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Time to assist farmers

Media reports in the past few days of rain storms around the country are strong indications that the 2023 rainy season is about to set…

Media reports in the past few days of rain storms around the country are strong indications that the 2023 rainy season is about to set in. Yet, rather than look forward to the new farming season with great hope and excitement, most of the farmers who suffered devastations from the 2022 flooding in many parts of the country are still crying for support and rescue interventions. The affected farmers need critical interventions to salvage them from the hopeless situation occasioned by the loss of their cultivated farmlands, crops, livestock, shelter and clothing; all to floods.

The bleak look into the future, especially for peasant farmers affected by last year’s flooding has, for the past six or more months, remained indelible in their minds. The long wait for the not-forthcoming support, which should have since rescued and stabilised most of the flood-stricken farmers in readiness for this year’s farming season has, instead, rendered too many of them miserably despaired.

It would be recalled that in October 2022, floods were reported in 27 out of the 36 states and the FCT, which according to the National Emergency Management Agency (NEMA) affected half a million people; displacing 100,000 people. In a statement in October 2022, NiMet said more than 300 people were killed and about 500 injured in the floods; making it the worst devastation in a decade. Barely 10 days later, the death toll hit over 600, with over 2.5 million people affected in many ways.

At a press briefing in Abuja last year, the Minister of Humanitarian Affairs, Disaster Management and Social Development, Hajiya Sadiya Umar Farouk, disclosed that a total of 121,318 houses were partially damaged and 82,053 others were totally damaged. She further revealed that while 108,392 hectares of farmland were partially destroyed, another 332,327 hectares were totally devastated. The failure to support this group of farmers to actively participate in the 2023 farming year could be a recipe for food insecurity in the country.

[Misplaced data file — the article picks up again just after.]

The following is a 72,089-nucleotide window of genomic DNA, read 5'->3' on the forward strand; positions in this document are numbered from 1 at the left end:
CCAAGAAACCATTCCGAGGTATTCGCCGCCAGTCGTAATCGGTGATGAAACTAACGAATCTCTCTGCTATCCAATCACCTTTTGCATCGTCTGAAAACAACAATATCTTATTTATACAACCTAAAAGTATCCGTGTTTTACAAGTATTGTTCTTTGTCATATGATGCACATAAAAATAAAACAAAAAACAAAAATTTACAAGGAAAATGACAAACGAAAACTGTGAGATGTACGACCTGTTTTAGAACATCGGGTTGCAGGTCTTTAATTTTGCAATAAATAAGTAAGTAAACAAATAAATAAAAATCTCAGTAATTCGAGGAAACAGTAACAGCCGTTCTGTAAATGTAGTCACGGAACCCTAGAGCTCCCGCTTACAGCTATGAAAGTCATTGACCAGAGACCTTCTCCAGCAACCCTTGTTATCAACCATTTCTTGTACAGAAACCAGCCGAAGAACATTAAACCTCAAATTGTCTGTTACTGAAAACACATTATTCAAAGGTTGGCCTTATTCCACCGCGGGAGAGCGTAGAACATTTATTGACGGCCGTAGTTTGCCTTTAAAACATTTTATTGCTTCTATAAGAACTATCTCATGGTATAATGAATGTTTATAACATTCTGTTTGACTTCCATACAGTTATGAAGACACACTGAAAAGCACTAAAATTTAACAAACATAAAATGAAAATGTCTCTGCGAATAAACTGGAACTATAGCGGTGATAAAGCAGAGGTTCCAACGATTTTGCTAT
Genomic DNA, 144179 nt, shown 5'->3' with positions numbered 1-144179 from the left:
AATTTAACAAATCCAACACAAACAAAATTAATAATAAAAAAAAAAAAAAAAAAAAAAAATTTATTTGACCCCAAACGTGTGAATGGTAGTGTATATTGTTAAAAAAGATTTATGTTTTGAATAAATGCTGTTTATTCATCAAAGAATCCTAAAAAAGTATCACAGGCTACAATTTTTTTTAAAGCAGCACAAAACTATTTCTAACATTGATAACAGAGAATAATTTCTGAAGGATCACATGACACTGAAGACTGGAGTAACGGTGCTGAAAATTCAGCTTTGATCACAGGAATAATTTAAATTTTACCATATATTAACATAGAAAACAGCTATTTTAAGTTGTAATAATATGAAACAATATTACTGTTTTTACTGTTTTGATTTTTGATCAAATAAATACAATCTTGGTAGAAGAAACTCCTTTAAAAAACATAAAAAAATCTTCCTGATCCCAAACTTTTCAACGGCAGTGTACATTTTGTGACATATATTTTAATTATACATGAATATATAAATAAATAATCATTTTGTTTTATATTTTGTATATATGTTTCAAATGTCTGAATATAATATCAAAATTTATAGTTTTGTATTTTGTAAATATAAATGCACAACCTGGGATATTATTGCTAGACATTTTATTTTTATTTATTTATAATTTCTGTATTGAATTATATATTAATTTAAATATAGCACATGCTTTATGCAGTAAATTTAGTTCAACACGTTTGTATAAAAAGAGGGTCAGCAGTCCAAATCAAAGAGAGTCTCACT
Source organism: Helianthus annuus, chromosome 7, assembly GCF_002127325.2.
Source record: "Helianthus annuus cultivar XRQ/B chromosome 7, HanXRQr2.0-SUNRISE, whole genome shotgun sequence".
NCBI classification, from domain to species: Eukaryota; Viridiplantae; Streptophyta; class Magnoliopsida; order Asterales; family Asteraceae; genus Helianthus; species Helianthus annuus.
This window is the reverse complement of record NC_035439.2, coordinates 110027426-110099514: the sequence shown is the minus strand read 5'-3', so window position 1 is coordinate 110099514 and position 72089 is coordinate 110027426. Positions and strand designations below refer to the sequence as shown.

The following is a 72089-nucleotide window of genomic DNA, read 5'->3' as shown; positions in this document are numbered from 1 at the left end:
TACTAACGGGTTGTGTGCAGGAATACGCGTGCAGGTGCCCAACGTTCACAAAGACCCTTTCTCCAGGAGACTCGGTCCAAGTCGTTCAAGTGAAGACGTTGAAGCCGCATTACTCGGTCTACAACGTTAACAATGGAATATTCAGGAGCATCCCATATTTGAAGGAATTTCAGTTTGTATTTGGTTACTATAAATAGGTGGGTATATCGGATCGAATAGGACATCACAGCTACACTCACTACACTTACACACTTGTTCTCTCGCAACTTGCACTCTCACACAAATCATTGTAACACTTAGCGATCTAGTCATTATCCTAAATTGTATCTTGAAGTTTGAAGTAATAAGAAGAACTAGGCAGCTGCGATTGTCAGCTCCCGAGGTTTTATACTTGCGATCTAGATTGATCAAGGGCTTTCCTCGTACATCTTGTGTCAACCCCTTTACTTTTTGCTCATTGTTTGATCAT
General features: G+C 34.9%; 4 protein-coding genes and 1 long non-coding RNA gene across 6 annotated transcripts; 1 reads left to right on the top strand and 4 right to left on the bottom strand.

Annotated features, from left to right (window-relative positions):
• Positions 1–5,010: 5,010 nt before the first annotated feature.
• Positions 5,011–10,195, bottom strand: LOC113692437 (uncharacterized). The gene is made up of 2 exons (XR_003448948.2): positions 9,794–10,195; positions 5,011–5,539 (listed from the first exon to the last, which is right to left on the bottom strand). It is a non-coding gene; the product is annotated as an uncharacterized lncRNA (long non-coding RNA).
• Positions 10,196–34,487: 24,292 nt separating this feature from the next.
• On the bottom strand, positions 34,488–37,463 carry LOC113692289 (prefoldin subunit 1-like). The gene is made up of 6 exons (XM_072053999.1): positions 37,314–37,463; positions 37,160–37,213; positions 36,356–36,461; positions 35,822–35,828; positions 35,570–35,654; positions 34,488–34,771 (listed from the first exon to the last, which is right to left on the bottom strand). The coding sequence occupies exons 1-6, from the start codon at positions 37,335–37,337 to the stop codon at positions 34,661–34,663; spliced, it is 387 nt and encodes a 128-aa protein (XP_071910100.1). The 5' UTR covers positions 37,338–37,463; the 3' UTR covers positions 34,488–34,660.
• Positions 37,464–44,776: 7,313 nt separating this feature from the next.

The Nigerian Meteorological Agency (NiMet), during the public release of the Seasonal Climate Prediction (SCP) on Tuesday, January 24, 2023, told Nigerians to expect more floods this year; warning of an earlier than normal onset of rainfall. The Director-General of NiMet, Prof. Mansur Matazu, disclosed that even though the experiences of the 2022 floods were very devastating, the fact that “the water table has not gone too low and the aquifers are still very much active across the country” both point to more floods in many places in 2023; a phenomenon he attributed to an increase in climate change activities.

Now that NiMet has released rainfall predictions for 2023, the questions we should be asking should include whether or not basic precautionary environmental measures have been taken to forestall a recurrence of the 2022 catastrophic flooding. We should ask to know the extent to which long-term measures have been initiated and implemented, including the building of buffer dams along the River Benue, the siltation of the River Niger, and the once and for all relocation of residents of flood-prone areas to safer zones.

The worst challenge of all the losses suffered by farmers during the 2022 flooding is the anxiety over how to repay the loans they accessed through the various agricultural intervention schemes provided by commercial and microfinance banks. Thousands of smallholder farmers also received credit facilities from grain processors. Usually, grain merchants and rice processing companies yearly grant loans in cash, farm implements, and agrochemicals under an arrangement that farmers would, after harvest, pay back with paddy rice or maize. Unfortunately, the crops were last year washed away by floods; depriving farmers of the expected harvests from which they were to repay their loans.

About 4.8 million farmers are reportedly owing over N1 trillion in loans across the country. This includes the N744.32bn provided for 678 projects in agro-production and agro-processing under the Central Bank of Nigeria’s (CBN) Commercial Agriculture Credit Scheme (CACS). While the Dangote-led Presidential Committee raised over N11.3bn for the 2012 flood victims, not much support targeted at flood-stricken farmers has been reported. This is even as the 2022 floods were described as worse than that of 2012, for which victims and farmers received interventions. Besides, coping with the ever-high cost of fertiliser still poses a challenge to these farmers.

Whereas all agricultural loans, including those granted to farmers by the CBN through the Agricultural Credit Guarantee Scheme Fund (ACGSF), are expected to be insured from the source by the Nigerian Agricultural Insurance Corporation (NAIC) in the same way that loans received from the Bank of Agriculture have insurance costs built into credit facilities, many farmers have a phobia for insuring loans received in the informal sector.

While we urge NAIC to adequately compensate farmers whose agricultural investments were insured and to possibly write off the loans taken for last year’s farming season as bad debts, we call on government to quickly provide interventions that would redeem peasant farmers from their indebtedness to grain merchants and other credit sources in the informal sector. With the rains already here, such interventions must not only be directed at the real subsistence farmers that suffered losses but should equally be provided before the 2023 planting begins.